You've been training for a few months, maybe completed a sprint triathlon or two, and you want to move to the next level. As well as spending more time training, getting to grips with the latest gear and honing your technique, joining a triathlon club will give you a huge physical and mental performance boost.
Seeking out your perfect club may seem straightforward, but there are key questions you should answer before committing yourself. If you're wondering whether you're good enough to join a club, the answer is yes. With triathlon said to be the fastest-growing sport in the UK, there are clubs out there that offer the perfect platform for novice triathletes to find out more about the three disciplines and train in a welcoming environment.
Chris Courage joined Zoom Tri Club 12 months ago, after doing his first sprint triathlon: "I really enjoyed my first race, wanted to improve and thought that if I joined a club that would be a great help."
Courage, like many novices, was apprehensive about joining what he imagined would be a super-fit group of triathletes. So much so that he put off attending training sessions, as he felt he was not good enough. "I wanted to give myself three months' training so I felt confident I would not be at the back," he says. When he finally attended his first club session he was relieved and surprised that he managed with ease. "I don't know why I was so worried. It was a lot easier than I had imagined and I could easily have joined three months earlier."
Courage's fear that he might not be able to keep up with his fellow club mates is natural. Triathlon may be becoming more accessible as the sport grows, but for some the impression that it's an extreme sport practised by macho superbeings - rather than triathletes of all sizes and abilities - lingers on. In any club there are athletes who take their training very seriously, but there are also members of all standards who simply enjoy training in groups. It's up to you to find out what the club offers in relation to your ability.
Some clubs are better than others at breaking down perceptions, particularly in the way they market and organise their sessions. Many triathlon clubs put on beginner-specific sessions, or split groups to maintain even standards. Others organise sessions in which everyone in the club takes part, but they ensure that all the athletes work at a level appropriate to their ability.
Clubs looking to appeal to novice triathletes often have male and female coaches and, most importantly, they have a culture of encouragement and recognising success regardless of standard.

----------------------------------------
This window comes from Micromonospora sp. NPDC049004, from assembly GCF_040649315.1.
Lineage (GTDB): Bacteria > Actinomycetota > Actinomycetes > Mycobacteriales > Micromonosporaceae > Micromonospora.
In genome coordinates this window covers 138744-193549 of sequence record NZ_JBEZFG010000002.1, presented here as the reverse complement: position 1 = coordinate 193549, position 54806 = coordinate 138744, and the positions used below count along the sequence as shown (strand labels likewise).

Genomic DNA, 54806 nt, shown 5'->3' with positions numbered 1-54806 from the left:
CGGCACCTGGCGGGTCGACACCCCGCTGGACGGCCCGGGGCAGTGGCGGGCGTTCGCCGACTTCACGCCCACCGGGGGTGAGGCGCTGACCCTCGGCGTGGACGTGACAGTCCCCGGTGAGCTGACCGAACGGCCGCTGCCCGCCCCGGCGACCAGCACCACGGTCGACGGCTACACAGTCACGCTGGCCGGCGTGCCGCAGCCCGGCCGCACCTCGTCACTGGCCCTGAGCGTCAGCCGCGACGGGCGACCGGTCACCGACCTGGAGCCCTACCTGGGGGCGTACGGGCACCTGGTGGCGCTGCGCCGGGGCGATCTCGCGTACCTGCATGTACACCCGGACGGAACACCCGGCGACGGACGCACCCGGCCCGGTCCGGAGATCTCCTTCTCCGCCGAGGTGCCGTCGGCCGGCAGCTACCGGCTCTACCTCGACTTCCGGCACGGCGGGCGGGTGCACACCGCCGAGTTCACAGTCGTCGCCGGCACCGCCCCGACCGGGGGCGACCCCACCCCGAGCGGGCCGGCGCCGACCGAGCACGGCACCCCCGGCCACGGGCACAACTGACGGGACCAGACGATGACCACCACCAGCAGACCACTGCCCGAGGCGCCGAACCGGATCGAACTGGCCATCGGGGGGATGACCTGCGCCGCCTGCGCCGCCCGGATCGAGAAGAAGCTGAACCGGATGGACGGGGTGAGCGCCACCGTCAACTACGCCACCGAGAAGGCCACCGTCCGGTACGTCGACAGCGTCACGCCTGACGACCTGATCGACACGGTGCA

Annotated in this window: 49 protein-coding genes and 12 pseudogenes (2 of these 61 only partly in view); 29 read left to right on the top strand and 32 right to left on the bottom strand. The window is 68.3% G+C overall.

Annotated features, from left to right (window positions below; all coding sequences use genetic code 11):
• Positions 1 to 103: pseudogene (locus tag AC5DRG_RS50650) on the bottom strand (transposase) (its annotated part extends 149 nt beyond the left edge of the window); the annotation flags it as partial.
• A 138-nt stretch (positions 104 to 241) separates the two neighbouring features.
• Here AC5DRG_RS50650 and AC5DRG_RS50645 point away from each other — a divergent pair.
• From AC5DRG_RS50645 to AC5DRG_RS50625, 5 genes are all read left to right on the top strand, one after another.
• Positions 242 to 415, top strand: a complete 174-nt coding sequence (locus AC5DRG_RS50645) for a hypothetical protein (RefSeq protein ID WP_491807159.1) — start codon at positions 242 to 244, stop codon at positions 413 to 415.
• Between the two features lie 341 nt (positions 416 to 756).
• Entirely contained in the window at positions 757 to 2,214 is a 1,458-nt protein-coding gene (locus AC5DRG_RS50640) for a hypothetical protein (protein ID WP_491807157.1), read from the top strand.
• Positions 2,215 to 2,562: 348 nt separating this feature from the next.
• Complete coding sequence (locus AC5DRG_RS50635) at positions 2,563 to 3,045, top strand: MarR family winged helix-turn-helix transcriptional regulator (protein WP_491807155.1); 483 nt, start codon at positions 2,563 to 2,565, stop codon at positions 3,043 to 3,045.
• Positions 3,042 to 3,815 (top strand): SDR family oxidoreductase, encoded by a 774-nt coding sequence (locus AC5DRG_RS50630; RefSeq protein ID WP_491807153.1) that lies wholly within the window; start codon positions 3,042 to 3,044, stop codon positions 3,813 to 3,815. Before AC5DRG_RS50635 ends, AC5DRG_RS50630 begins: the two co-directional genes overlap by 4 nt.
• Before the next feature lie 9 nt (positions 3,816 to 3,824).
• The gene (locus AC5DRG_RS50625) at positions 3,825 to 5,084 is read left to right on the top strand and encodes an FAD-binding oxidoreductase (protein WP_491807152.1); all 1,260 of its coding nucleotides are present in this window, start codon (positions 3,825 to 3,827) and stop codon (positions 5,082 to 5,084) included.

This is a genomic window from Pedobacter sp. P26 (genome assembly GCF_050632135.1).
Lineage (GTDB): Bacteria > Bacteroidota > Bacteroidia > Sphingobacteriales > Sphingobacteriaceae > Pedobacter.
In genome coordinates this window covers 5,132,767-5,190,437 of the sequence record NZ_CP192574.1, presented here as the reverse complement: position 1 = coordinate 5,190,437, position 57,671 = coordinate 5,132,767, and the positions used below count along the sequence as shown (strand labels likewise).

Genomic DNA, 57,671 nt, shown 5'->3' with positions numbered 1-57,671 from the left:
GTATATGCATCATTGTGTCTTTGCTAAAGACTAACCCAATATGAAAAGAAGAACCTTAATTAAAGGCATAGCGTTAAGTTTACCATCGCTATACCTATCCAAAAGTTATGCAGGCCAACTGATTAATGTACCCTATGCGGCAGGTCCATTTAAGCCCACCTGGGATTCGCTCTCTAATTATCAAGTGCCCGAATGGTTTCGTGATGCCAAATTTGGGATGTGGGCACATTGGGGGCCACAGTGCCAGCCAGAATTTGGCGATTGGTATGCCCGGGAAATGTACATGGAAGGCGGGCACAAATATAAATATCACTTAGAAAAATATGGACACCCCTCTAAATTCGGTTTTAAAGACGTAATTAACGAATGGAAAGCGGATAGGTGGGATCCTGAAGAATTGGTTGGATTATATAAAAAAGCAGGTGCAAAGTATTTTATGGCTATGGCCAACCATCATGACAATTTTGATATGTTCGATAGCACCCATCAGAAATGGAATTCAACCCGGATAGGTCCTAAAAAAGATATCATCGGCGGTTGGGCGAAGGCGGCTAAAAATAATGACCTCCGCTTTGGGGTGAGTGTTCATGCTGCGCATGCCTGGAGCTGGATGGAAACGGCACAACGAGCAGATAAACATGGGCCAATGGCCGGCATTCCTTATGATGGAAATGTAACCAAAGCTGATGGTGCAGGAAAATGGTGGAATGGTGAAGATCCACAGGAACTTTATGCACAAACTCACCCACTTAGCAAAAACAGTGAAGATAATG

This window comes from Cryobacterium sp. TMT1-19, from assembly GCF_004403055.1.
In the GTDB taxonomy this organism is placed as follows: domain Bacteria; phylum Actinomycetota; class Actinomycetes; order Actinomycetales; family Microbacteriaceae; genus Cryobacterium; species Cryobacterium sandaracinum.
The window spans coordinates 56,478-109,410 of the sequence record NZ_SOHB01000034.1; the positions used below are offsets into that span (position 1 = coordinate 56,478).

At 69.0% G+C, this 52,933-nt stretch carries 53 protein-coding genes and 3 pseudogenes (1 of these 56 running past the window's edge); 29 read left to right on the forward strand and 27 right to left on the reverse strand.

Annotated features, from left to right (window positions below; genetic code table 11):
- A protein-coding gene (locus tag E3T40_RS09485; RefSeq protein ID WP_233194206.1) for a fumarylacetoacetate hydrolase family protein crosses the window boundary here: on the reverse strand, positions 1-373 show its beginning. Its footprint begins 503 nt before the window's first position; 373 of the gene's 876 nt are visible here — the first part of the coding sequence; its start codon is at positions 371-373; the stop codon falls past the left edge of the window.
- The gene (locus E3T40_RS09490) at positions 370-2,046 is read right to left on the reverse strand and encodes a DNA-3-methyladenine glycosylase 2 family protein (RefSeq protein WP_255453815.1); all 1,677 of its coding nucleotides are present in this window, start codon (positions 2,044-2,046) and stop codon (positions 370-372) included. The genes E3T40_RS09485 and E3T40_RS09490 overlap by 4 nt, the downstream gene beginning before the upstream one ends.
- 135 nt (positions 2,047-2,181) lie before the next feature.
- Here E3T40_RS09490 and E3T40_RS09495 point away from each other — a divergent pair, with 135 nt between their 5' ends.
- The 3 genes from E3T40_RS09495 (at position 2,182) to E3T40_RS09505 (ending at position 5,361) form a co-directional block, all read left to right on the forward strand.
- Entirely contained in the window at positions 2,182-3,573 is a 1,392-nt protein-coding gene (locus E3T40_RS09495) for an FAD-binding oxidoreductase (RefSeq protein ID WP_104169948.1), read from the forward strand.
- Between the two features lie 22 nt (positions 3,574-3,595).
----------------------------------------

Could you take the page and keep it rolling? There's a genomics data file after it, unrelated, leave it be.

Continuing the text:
Gemma Taylor moved to the Poole area in 2008 and decided to join a triathlon club: "I have always found it useful to join a club when I embark on a new challenge," she says. Her running and swimming have improved thanks to the structured training sessions: "I am really looking forward to the summer season when I can put everything I've learnt into practice."
Benefits of belonging
Triathlon is essentially an individual sport, but clubs do offer a range of benefits you won't enjoy if you train alone. The group training sessions provide the perfect opportunity to glean information and learn new skills from coaches or more experienced club members. These sessions can also provide a wide variety of activities that might be tough for a single triathlete to organise, such as using an athletics track, cycling training in a velodrome or open-water swimming sessions.
Group training is also a cost- effective way of learning more about the three triathlon disciplines. In a single swimming session you might learn why you're not gliding through the water with ease, but you can also pick up transition tips, find out what to eat and drink on the bike, chat about a pair of running shoes you're think of buying - the possibilities are endless.
The final key benefit of joining a club is the added motivation and social contact that training in a group brings. When the thought of heading out for a long bike ride on a wet and windy morning doesn't appeal, sharing that same session with a group makes it easier to get out the door. Many clubs also encourage you to take part in a range of social activities, such as training holidays, activity weekends or race-specific events.
When you're ready to join a club, the British Triathlon Federation (BTF) will be able to tell you about the clubs that exist in your area. Before you go along, you can find out how many members there are, whether the club has a development plan and how it organises its training sessions. The BTF also promotes quality-assurance standards, which indicate that the club has minimum standards in place.
When you've found a club, go along for a few sessions before you decide to join. "I went to my local tri club after completing my first Olympic-distance race," says Cath Pye, who lives in London. "But I quickly realised that the other club members took their training far more seriously than I could. Many of them trained twice a day and when I checked out their race times, I realised quite a few were national standard." Pye decided to wait and see what other clubs had to offer.
You may already be training with a group of friends at work or at the gym and decide that you would like to set up your own club. Most clubs are fuelled by the enthusiasm and hard work of a small group of dedicated volunteers, so check with your group that this is something you're all up for. The BTF's Regional Development Officers are there to help you with information and contacts and if they don't know the answer to one of your questions, they'll know someone who does.
Whether you decide to join a club or start your own, remember that with triathlon, as with most things in life, you only get out what you put in.
For more information on joining a triathlon club, or setting up your own, log on to
www.britishtriathlon.org/clubs, or call Membership Officer Leonie Sijtsma on 01509 226163.